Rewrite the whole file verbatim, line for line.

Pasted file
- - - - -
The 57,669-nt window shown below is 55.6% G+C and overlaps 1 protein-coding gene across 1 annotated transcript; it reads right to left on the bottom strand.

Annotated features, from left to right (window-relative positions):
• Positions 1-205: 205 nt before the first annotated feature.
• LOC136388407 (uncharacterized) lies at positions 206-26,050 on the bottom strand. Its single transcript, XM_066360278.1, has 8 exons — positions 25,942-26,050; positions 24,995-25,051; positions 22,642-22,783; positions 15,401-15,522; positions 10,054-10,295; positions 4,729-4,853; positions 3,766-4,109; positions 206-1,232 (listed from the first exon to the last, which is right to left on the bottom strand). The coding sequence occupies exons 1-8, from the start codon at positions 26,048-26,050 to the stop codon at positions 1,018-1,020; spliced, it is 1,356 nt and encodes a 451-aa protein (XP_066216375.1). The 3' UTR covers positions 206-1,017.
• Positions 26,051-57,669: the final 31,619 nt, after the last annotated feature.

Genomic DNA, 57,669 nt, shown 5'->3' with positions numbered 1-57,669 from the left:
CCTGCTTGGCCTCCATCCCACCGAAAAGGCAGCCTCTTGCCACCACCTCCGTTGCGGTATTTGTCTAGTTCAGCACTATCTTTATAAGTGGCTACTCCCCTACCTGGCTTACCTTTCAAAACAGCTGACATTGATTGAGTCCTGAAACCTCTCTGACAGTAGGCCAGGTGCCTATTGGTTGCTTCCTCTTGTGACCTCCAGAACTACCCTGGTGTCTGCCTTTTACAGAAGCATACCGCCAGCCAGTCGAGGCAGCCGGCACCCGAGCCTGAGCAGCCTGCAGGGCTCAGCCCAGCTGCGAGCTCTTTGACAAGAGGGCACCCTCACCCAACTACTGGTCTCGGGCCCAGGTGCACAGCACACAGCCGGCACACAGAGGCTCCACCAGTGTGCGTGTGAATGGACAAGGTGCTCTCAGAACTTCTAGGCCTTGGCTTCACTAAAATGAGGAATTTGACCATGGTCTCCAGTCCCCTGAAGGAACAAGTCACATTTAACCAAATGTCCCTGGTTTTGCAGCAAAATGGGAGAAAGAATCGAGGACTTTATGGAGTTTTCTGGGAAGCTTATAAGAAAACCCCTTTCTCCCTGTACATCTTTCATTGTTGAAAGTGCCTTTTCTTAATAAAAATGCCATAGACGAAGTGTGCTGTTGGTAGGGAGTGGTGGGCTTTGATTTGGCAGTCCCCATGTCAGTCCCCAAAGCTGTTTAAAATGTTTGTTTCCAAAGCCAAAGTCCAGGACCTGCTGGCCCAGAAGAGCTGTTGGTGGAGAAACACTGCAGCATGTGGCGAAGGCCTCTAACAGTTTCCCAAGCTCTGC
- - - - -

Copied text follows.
The 57,669-nt window shown below is 55.6% G+C and overlaps 1 protein-coding gene across 1 annotated transcript; it reads right to left on the bottom strand.

Annotated features, from left to right (window-relative positions):
• Positions 1-205: 205 nt before the first annotated feature.
• LOC136388407 (uncharacterized) lies at positions 206-26,050 on the bottom strand. Its single transcript, XM_066360278.1, has 8 exons — positions 25,942-26,050; positions 24,995-25,051; positions 22,642-22,783; positions 15,401-15,522; positions 10,054-10,295; positions 4,729-4,853; positions 3,766-4,109; positions 206-1,232 (listed from the first exon to the last, which is right to left on the bottom strand). The coding sequence occupies exons 1-8, from the start codon at positions 26,048-26,050 to the stop codon at positions 1,018-1,020; spliced, it is 1,356 nt and encodes a 451-aa protein (XP_066216375.1). The 3' UTR covers positions 206-1,017.
• Positions 26,051-57,669: the final 31,619 nt, after the last annotated feature.

Genomic DNA, 57,669 nt, shown 5'->3' with positions numbered 1-57,669 from the left:
CCTGCTTGGCCTCCATCCCACCGAAAAGGCAGCCTCTTGCCACCACCTCCGTTGCGGTATTTGTCTAGTTCAGCACTATCTTTATAAGTGGCTACTCCCCTACCTGGCTTACCTTTCAAAACAGCTGACATTGATTGAGTCCTGAAACCTCTCTGACAGTAGGCCAGGTGCCTATTGGTTGCTTCCTCTTGTGACCTCCAGAACTACCCTGGTGTCTGCCTTTTACAGAAGCATACCGCCAGCCAGTCGAGGCAGCCGGCACCCGAGCCTGAGCAGCCTGCAGGGCTCAGCCCAGCTGCGAGCTCTTTGACAAGAGGGCACCCTCACCCAACTACTGGTCTCGGGCCCAGGTGCACAGCACACAGCCGGCACACAGAGGCTCCACCAGTGTGCGTGTGAATGGACAAGGTGCTCTCAGAACTTCTAGGCCTTGGCTTCACTAAAATGAGGAATTTGACCATGGTCTCCAGTCCCCTGAAGGAACAAGTCACATTTAACCAAATGTCCCTGGTTTTGCAGCAAAATGGGAGAAAGAATCGAGGACTTTATGGAGTTTTCTGGGAAGCTTATAAGAAAACCCCTTTCTCCCTGTACATCTTTCATTGTTGAAAGTGCCTTTTCTTAATAAAAATGCCATAGACGAAGTGTGCTGTTGGTAGGGAGTGGTGGGCTTTGATTTGGCAGTCCCCATGTCAGTCCCCAAAGCTGTTTAAAATGTTTGTTTCCAAAGCCAAAGTCCAGGACCTGCTGGCCCAGAAGAGCTGTTGGTGGAGAAACACTGCAGCATGTGGCGAAGGCCTCTAACAGTTTCCCAAGCTCTGC